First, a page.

The Double Dealer

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Kessinger Publishing, Jun 1, 2004 - Fiction - 100 pages
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LORD TOUCH. I don't believe it true; he has better principles. Pho, 'tis nonsense. Come, come, I know my Lady Plyant has a large eye, and would centre everything in her own circle; 'tis not the first time she has mistaken respect for love, and made Sir Paul jealous of the civility of an undesigning person, the better to bespeak his security in her unfeigned pleasures.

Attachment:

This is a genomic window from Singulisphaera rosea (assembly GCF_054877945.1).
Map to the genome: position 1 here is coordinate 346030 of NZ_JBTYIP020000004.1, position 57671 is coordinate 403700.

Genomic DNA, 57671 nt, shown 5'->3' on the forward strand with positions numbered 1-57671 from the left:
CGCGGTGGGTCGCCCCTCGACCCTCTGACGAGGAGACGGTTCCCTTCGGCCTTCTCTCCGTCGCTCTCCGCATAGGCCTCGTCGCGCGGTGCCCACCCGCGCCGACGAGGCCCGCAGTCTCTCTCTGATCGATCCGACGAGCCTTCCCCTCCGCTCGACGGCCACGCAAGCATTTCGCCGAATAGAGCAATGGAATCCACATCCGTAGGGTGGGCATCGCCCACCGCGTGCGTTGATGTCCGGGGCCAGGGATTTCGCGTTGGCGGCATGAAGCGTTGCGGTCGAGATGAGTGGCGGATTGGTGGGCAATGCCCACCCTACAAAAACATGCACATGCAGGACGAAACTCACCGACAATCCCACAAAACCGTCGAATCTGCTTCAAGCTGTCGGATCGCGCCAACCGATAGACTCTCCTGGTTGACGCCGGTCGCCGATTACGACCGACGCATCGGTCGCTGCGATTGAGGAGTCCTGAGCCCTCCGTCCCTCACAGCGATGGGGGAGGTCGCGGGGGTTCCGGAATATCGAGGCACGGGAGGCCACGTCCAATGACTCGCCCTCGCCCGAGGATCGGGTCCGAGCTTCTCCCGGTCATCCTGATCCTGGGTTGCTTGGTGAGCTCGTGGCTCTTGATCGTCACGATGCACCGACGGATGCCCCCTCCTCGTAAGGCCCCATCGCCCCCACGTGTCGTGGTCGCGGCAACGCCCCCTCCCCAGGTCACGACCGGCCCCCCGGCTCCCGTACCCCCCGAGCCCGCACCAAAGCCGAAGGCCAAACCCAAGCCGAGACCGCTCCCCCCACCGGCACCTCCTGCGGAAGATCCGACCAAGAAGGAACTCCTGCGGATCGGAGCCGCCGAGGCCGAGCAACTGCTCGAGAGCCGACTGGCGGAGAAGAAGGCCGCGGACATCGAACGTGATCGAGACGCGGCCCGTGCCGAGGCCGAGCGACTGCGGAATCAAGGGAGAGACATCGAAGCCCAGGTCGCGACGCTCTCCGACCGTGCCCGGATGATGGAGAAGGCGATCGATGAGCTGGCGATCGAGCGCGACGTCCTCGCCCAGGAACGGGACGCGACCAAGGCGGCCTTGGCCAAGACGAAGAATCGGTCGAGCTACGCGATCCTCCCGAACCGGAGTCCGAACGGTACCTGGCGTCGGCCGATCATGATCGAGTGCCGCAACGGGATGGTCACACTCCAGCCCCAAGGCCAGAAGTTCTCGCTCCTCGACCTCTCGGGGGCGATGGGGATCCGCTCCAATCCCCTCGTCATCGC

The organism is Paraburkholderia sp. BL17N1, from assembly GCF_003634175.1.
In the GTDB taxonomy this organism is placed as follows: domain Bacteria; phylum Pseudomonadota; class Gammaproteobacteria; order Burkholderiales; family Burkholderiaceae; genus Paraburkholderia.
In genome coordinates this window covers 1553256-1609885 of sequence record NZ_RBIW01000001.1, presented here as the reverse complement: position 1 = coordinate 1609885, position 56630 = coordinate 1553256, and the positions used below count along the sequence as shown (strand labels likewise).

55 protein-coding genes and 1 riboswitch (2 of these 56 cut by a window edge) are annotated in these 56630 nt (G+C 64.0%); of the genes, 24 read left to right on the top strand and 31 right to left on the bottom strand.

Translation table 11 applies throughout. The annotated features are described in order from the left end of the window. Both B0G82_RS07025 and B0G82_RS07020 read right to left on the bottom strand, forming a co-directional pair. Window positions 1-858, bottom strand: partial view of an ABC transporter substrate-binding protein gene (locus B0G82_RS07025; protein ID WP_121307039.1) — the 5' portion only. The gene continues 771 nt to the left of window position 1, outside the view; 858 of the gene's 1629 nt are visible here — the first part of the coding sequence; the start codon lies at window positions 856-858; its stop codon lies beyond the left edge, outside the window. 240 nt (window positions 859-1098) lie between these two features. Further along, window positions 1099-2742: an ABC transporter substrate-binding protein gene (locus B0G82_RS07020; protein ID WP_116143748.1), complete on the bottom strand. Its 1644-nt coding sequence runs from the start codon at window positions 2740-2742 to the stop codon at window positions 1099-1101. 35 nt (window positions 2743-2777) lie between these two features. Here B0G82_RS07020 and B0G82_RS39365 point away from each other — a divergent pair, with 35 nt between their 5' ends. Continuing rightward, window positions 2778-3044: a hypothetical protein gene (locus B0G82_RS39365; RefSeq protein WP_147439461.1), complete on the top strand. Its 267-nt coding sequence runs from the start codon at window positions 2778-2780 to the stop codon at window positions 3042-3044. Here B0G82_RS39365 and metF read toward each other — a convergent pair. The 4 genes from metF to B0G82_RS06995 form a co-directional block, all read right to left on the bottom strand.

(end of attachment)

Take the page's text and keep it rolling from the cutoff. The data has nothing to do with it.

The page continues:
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About the author (2004)

William Congreve was a playwright. He was born in February 1670 in Bardsey Grange, England. Congreve attended Trinity College, Dublin, and was admitted to the Middle Temple to study law. Congreve completed his first play, The Old Bachelor, in 1690. He became associated with John Dryden, collaborating with him on translations of the satires of Juvenal and Persius in 1693. Congreve's second play, Love for Love, was also successful and Congreve became a manager of the theater that staged it. Other plays followed, including The Way of the World in 1700. Congreve died on January 19, 1729.

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